•Organic designs: the most unique Scissor “Sling” chair (an armchair with folding braces), his Sling “Sloucher” and “Swinger” chairs.

•Rectilinear designs: the “Parsons Line” including suites for every room.

•Coffee table designs: the “Cuerno”, “Sling”  and “Descanso” coffee tables.

•Dining room set designs: the “Sling” dining room set, cabinets and sideboards.

•Lounge and living room designs: the “Descanso” set and the “Pernos” Lounge set.

•Progressive designs: the famous stack-laminated “Diamond” desk and tables.

Below are some pictures from my personal Don S. Shoemaker collection, a look into the Shoemaker mood when you have a home completely furnished by our master:

Don´s heir, George R. Shoemaker, takes over the company in 1990, after Don passed away. However, the decision was taken to liquidate the company SEÑAL, S.A. and George formed a new firm with the name “ARRENDADORA SHOEMAKER”. George continued reproducing Don´s designs under this new label; he improved some of Don´s furniture lines and he developed some own new furniture designs. One of George´s masterpieces are his iconic Bar Sets produced in cueramo, he only made a limited edition of 5 of them. However, I will not present at this time any pictures of this magnificent Bar Set to avoid future forgeries.

Unfortunately, George´s health declines extremely fast and production activity goes to almost zero. George passes away and the workshop finally closes in the early 2000’s. Many George R. Shoemaker furniture pieces are copied and sold as “Don S. Shoemaker originals” not recognizing George´s talent and contribution to his Dad´s work. He was a great designer by his own right. He had a restless mind and he also experimented in Art Nouveau, Art Deco and even English XIX Century styles.

Po Shun Leong is an artist, former architect, sculptor and furniture maker. Of Chinese origin, Leong was born in London and lived in Mexico for 15 years. He arrived in Mexico in 1964. For several years, he practiced architecture, designing a series of large furniture stores, residences and commercial exhibitions. He developed many furniture designs and was awarded an Honorable Mention in the Knoll International Furniture Competition, 2 Gold Medal Awards for fiberglass furniture in the IMCE, (Mexican Export Competition) and two 1st prizes in the low cost furniture competition.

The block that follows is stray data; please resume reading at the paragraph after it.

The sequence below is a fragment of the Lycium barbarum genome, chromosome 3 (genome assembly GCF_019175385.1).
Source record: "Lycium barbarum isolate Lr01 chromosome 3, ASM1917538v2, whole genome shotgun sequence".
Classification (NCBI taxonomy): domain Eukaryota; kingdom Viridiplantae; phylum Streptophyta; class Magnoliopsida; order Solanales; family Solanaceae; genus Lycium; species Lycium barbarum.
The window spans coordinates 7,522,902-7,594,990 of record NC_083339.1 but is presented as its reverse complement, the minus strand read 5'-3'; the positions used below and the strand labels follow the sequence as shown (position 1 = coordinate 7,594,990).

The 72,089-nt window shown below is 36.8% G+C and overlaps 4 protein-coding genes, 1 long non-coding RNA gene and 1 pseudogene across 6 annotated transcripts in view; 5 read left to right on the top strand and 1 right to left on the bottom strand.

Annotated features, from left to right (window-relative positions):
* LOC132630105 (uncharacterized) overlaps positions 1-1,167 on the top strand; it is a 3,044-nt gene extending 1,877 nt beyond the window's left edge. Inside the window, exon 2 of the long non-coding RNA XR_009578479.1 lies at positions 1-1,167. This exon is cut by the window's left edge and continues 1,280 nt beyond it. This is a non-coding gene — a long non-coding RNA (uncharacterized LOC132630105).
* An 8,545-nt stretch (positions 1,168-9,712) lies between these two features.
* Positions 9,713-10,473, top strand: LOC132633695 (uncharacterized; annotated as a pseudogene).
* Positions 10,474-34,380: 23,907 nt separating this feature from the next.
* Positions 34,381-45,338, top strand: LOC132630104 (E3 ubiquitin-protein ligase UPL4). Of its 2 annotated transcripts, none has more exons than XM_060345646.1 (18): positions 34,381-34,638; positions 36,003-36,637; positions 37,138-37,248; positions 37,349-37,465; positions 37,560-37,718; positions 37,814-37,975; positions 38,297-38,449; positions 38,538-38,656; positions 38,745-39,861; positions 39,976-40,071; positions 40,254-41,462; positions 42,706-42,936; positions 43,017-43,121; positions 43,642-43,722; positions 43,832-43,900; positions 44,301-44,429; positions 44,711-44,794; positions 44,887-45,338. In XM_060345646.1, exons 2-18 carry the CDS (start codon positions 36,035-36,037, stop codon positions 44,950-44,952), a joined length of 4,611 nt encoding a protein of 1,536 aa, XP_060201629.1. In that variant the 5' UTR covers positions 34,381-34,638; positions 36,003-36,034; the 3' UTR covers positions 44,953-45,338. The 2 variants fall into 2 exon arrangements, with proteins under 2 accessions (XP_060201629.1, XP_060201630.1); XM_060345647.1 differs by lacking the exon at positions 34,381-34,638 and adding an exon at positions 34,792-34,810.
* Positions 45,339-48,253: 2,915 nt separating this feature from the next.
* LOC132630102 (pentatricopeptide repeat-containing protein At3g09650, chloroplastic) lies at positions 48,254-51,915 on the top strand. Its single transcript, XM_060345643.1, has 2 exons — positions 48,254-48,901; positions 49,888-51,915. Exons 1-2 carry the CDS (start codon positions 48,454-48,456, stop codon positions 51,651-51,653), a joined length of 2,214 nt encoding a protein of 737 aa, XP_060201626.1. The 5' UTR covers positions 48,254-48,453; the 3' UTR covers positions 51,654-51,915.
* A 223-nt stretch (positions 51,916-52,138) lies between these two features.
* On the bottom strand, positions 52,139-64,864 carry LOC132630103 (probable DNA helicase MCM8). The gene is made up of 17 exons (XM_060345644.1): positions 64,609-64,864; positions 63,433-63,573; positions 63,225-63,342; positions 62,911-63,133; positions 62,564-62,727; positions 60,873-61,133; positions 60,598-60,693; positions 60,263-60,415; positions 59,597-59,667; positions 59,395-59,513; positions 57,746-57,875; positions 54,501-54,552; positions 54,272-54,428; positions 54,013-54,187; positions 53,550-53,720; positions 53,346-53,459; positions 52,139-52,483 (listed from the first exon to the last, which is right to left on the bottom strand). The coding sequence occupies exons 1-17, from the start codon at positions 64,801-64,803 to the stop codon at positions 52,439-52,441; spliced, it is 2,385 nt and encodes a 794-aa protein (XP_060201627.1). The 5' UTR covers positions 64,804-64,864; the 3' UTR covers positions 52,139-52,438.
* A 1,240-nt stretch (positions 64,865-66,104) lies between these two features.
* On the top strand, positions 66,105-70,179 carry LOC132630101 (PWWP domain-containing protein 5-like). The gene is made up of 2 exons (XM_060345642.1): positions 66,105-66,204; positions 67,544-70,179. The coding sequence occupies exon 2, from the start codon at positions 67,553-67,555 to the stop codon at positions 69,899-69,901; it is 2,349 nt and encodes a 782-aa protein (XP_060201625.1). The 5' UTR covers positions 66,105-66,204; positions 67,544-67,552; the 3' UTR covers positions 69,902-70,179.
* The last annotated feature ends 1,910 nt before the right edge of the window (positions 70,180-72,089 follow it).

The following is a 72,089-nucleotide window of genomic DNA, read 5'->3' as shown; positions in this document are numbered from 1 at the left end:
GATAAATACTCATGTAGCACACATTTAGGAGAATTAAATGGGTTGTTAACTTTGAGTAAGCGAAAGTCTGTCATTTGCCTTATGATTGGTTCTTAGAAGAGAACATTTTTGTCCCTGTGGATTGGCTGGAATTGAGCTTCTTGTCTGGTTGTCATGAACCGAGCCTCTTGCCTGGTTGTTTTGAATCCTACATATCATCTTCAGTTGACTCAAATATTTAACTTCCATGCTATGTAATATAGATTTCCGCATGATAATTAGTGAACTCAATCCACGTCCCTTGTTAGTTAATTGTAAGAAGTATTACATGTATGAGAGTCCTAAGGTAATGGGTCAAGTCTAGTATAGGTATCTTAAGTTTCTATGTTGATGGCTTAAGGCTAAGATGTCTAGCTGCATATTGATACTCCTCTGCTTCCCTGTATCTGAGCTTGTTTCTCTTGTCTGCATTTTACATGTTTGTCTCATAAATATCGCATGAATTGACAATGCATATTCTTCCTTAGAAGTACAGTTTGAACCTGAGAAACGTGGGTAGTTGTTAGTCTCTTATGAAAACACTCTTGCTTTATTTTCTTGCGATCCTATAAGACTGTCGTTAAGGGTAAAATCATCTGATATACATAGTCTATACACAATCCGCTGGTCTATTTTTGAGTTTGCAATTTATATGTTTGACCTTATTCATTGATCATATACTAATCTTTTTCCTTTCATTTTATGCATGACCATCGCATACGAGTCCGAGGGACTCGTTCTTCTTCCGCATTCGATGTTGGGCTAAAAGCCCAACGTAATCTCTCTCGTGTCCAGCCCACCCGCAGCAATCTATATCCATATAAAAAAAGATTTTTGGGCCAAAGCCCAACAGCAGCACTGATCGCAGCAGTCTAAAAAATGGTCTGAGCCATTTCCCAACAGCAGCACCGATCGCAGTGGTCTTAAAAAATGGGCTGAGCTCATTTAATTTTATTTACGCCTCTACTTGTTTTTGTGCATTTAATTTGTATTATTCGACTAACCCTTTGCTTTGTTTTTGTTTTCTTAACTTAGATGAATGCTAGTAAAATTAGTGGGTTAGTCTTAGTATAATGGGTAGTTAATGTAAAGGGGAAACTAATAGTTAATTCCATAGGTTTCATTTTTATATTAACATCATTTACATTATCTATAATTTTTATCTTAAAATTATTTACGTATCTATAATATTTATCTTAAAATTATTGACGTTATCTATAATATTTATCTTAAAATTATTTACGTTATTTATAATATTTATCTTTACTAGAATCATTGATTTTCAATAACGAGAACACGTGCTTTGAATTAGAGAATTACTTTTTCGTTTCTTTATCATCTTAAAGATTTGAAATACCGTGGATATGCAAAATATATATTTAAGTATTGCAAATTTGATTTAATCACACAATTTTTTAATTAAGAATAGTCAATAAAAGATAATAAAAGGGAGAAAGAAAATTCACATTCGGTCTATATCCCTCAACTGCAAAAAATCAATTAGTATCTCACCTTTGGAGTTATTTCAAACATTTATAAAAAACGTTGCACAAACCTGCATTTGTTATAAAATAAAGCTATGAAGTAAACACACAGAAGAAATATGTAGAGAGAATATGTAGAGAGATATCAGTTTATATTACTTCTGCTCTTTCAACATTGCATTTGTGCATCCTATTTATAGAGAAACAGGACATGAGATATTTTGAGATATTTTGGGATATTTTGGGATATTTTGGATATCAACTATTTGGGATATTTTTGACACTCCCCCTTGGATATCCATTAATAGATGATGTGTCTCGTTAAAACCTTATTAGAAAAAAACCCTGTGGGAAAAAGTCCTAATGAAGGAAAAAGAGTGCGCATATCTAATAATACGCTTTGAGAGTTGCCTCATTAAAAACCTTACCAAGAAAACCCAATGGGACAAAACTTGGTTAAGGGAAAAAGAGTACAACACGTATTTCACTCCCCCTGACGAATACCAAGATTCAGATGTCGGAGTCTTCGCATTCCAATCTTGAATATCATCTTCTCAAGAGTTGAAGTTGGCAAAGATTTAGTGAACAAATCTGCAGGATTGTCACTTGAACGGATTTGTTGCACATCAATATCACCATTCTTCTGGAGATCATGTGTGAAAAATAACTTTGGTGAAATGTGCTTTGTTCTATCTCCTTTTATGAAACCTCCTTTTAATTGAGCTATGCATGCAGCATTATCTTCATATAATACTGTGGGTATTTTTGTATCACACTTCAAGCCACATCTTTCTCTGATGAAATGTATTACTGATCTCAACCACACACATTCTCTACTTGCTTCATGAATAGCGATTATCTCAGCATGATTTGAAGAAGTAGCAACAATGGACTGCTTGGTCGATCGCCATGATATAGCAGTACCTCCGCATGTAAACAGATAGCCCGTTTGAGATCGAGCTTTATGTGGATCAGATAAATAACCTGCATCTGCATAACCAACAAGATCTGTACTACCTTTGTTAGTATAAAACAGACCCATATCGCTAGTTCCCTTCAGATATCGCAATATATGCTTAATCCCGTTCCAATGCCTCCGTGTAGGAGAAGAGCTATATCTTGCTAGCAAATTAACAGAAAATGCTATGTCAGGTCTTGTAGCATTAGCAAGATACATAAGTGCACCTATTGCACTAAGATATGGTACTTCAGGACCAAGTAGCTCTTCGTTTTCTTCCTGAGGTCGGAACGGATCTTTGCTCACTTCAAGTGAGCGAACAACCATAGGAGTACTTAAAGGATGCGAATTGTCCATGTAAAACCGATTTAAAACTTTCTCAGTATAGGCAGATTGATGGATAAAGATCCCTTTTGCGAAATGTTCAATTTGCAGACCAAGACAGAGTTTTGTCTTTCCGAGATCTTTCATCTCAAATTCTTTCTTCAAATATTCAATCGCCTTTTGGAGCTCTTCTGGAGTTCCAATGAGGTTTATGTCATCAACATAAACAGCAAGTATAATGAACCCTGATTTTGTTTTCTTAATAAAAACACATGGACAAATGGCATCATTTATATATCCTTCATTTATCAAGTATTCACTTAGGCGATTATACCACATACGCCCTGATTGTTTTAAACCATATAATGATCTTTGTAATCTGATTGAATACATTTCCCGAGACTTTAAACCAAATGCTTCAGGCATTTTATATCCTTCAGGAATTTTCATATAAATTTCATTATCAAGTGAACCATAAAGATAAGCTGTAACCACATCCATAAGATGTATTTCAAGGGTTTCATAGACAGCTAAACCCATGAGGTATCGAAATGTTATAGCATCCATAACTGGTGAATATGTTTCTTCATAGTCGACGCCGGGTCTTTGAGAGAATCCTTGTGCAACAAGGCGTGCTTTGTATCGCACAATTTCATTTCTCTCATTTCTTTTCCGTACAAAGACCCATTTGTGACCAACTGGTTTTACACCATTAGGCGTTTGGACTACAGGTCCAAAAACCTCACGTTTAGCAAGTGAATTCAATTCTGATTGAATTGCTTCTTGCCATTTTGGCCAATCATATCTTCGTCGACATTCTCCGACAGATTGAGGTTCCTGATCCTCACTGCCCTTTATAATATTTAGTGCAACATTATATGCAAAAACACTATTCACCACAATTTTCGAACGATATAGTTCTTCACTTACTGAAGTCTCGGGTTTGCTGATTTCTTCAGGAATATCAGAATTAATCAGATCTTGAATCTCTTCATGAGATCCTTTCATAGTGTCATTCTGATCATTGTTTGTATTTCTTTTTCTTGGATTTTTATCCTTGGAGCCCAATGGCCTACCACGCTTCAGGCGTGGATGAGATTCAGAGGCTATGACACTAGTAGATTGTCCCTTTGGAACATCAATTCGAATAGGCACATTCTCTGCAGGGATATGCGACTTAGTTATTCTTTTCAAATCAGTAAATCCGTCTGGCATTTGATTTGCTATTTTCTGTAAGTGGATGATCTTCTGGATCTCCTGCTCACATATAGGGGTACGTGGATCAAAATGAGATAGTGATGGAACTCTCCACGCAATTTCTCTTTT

In the early 1980’s the Leong family immigrated to Southern California. He set up a studio in his garage to produce prototypes and taught himself woodworking. He became known since the late 1980’s for his highly intricate and inspiring one-of-a-kind wood boxes that have been enthusiastically acquired and are in many museum collections. Po Shun has created at least a 1000 boxes and one-of-a-kind furniture objects. Lately he has been experimenting with bent plywood forms to produce affordable furniture.

I already published some posts on Po Shun Leong’s stay in Mexico, and his friendship with Don S. Shoemaker (see Don S. Shoemaker and Po Shun Leong Parts 1 & 2 and Mexican Design exhibition at the MAM in 1975 – Part #3).

…to be continued in part # 5

Copyright © 2010 – 2017 Karin Goyer. All Rights Reserved.

@donshoemaker.com

Mexican Design exhibition at the MAM in 1975 – Part #3

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Po Shun Leong´s story (Part #3) on his acquaintance with Don S. Shoemaker in Mexico since the 1960’s and how this friendship impacted his career.

So, how did Po Shun Leong come to Mexico? Here is his humorous narrating:

“It was a serendipitous accident. Actually I was not sure where the country was, as it was not part of the former British Empire. We were mostly taught about the British colonies then. My (high) school in England was run by Quakers. They were involved in many social projects. After college the American Friends Service Committee asked me to volunteer in constructing a community building for the Passamaquoddy Indians in Maine. I replied “Send me anywhere else but Maine.” So they sent me to Mexico to live in a remote village in Tlaxcala on the side of “La Malinche” mountain. There was no water, electricity or road. I lived for a year with the volunteers, helping to build a 110 meter deep well by hand, a library, a bridge, veterinary services. The local priest called us communists in his church sermon and the police did a raid in search of drugs, but none of us smoked or consumed alcohol and the villagers supported our presence and taught us some Nahuatl. I became padrino to several children. This experience was THE introduction to Mexico.

I worked in the Cultural section of the Olympics. I was assisting Susana Esponda, Director from the Festival de “Pintura Infantil”. Children from participating countries came to Mexico to paint large murals that were exhibited along el Paseo de la Reforma in Mexico City. Pedro Ramirez Vazquez took a close interest in this event. We used to practice painting methods and display in the patio of the architect’s home in El Pedregal with guidance from the muralist Jose Chavez Morado.”

And here are some interesting images from the Exhibition of Contemporary Furniture that Po Shun Leong helped to install with Prof. Alfonso Soto Soria in the Museo de Arte Moderno (MAM) back in 1975 whilst living in Mexico.

Side by side Po Shun Leong and Don S. Shoemaker presented some of their furniture pieces at  this 1975 “Exposición de Diseño Mexicano” in the Museo de Arte Moderno (MAM), Mexico City.  Here you can see Don S. Shoemaker´s wood furniture and some of Po Shun Leong´s contemporary fiber-glass chairs:

Copyright © 2010-2017 Karin Goyer. All Rights Reserved.

@donshoemaker.com

Don S. Shoemaker and Po Shun Leong – Part #2

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Po Shun Leong´s interesting story (Part #2) on how he met Don S. Shoemaker in Mexico since the 1960’s and how this friendship influenced his career: